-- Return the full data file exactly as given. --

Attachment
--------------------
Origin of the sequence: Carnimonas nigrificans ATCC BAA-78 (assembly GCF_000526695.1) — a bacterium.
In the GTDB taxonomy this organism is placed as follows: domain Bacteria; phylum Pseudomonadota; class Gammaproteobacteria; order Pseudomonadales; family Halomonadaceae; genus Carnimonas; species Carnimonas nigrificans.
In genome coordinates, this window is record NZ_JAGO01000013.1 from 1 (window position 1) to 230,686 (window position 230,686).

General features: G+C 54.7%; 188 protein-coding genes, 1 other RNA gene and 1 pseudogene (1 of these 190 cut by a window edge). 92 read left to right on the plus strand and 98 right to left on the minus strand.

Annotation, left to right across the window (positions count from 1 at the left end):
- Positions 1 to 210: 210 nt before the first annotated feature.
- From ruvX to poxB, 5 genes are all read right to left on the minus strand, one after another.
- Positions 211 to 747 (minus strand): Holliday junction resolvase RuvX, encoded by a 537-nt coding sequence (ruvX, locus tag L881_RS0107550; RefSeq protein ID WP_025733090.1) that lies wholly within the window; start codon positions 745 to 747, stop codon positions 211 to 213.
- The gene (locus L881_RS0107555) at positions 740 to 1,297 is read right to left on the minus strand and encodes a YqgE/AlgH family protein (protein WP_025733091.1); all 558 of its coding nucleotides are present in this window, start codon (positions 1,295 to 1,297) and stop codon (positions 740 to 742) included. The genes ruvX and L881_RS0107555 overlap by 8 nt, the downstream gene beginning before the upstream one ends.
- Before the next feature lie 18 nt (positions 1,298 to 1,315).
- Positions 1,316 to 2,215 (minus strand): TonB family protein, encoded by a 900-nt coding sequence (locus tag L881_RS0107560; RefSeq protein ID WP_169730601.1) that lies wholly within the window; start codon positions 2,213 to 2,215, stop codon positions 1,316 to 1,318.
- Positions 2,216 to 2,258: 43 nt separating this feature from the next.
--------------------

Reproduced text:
Origin of the sequence: Carnimonas nigrificans ATCC BAA-78 (assembly GCF_000526695.1) — a bacterium.
In the GTDB taxonomy this organism is placed as follows: domain Bacteria; phylum Pseudomonadota; class Gammaproteobacteria; order Pseudomonadales; family Halomonadaceae; genus Carnimonas; species Carnimonas nigrificans.
In genome coordinates, this window is record NZ_JAGO01000013.1 from 1 (window position 1) to 230,686 (window position 230,686).

General features: G+C 54.7%; 188 protein-coding genes, 1 other RNA gene and 1 pseudogene (1 of these 190 cut by a window edge). 92 read left to right on the plus strand and 98 right to left on the minus strand.

Annotation, left to right across the window (positions count from 1 at the left end):
- Positions 1 to 210: 210 nt before the first annotated feature.
- From ruvX to poxB, 5 genes are all read right to left on the minus strand, one after another.
- Positions 211 to 747 (minus strand): Holliday junction resolvase RuvX, encoded by a 537-nt coding sequence (ruvX, locus tag L881_RS0107550; RefSeq protein ID WP_025733090.1) that lies wholly within the window; start codon positions 745 to 747, stop codon positions 211 to 213.
- The gene (locus L881_RS0107555) at positions 740 to 1,297 is read right to left on the minus strand and encodes a YqgE/AlgH family protein (protein WP_025733091.1); all 558 of its coding nucleotides are present in this window, start codon (positions 1,295 to 1,297) and stop codon (positions 740 to 742) included. The genes ruvX and L881_RS0107555 overlap by 8 nt, the downstream gene beginning before the upstream one ends.
- Before the next feature lie 18 nt (positions 1,298 to 1,315).
- Positions 1,316 to 2,215 (minus strand): TonB family protein, encoded by a 900-nt coding sequence (locus tag L881_RS0107560; RefSeq protein ID WP_169730601.1) that lies wholly within the window; start codon positions 2,213 to 2,215, stop codon positions 1,316 to 1,318.
- Positions 2,216 to 2,258: 43 nt separating this feature from the next.